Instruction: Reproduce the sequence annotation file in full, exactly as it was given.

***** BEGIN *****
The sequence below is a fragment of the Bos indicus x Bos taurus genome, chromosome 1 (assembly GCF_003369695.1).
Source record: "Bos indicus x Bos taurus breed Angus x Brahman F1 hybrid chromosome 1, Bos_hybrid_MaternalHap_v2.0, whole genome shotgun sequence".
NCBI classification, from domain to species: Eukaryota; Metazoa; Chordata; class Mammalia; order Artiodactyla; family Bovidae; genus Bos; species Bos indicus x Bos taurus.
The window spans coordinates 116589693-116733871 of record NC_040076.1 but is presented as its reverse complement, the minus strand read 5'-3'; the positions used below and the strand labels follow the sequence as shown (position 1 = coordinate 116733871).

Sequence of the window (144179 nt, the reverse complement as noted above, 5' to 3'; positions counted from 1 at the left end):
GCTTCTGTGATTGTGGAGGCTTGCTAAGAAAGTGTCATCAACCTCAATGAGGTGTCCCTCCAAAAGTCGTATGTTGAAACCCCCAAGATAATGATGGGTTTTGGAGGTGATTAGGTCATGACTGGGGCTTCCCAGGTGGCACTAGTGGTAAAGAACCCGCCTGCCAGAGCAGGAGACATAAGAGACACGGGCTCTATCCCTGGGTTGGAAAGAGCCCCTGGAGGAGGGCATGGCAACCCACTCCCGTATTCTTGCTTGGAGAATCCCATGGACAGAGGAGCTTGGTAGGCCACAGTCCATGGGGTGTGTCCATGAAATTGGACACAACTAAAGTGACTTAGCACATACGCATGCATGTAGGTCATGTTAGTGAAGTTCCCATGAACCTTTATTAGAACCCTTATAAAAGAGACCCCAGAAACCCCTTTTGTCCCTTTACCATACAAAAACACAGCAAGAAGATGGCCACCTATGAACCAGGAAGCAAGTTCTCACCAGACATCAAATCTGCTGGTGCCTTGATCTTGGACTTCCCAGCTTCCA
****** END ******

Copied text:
The sequence below is a fragment of the Bos indicus x Bos taurus genome, chromosome 1 (assembly GCF_003369695.1).
Source record: "Bos indicus x Bos taurus breed Angus x Brahman F1 hybrid chromosome 1, Bos_hybrid_MaternalHap_v2.0, whole genome shotgun sequence".
NCBI classification, from domain to species: Eukaryota; Metazoa; Chordata; class Mammalia; order Artiodactyla; family Bovidae; genus Bos; species Bos indicus x Bos taurus.
The window spans coordinates 116589693-116733871 of record NC_040076.1 but is presented as its reverse complement, the minus strand read 5'-3'; the positions used below and the strand labels follow the sequence as shown (position 1 = coordinate 116733871).

Sequence of the window (144179 nt, the reverse complement as noted above, 5' to 3'; positions counted from 1 at the left end):
GCTTCTGTGATTGTGGAGGCTTGCTAAGAAAGTGTCATCAACCTCAATGAGGTGTCCCTCCAAAAGTCGTATGTTGAAACCCCCAAGATAATGATGGGTTTTGGAGGTGATTAGGTCATGACTGGGGCTTCCCAGGTGGCACTAGTGGTAAAGAACCCGCCTGCCAGAGCAGGAGACATAAGAGACACGGGCTCTATCCCTGGGTTGGAAAGAGCCCCTGGAGGAGGGCATGGCAACCCACTCCCGTATTCTTGCTTGGAGAATCCCATGGACAGAGGAGCTTGGTAGGCCACAGTCCATGGGGTGTGTCCATGAAATTGGACACAACTAAAGTGACTTAGCACATACGCATGCATGTAGGTCATGTTAGTGAAGTTCCCATGAACCTTTATTAGAACCCTTATAAAAGAGACCCCAGAAACCCCTTTTGTCCCTTTACCATACAAAAACACAGCAAGAAGATGGCCACCTATGAACCAGGAAGCAAGTTCTCACCAGACATCAAATCTGCTGGTGCCTTGATCTTGGACTTCCCAGCTTCCA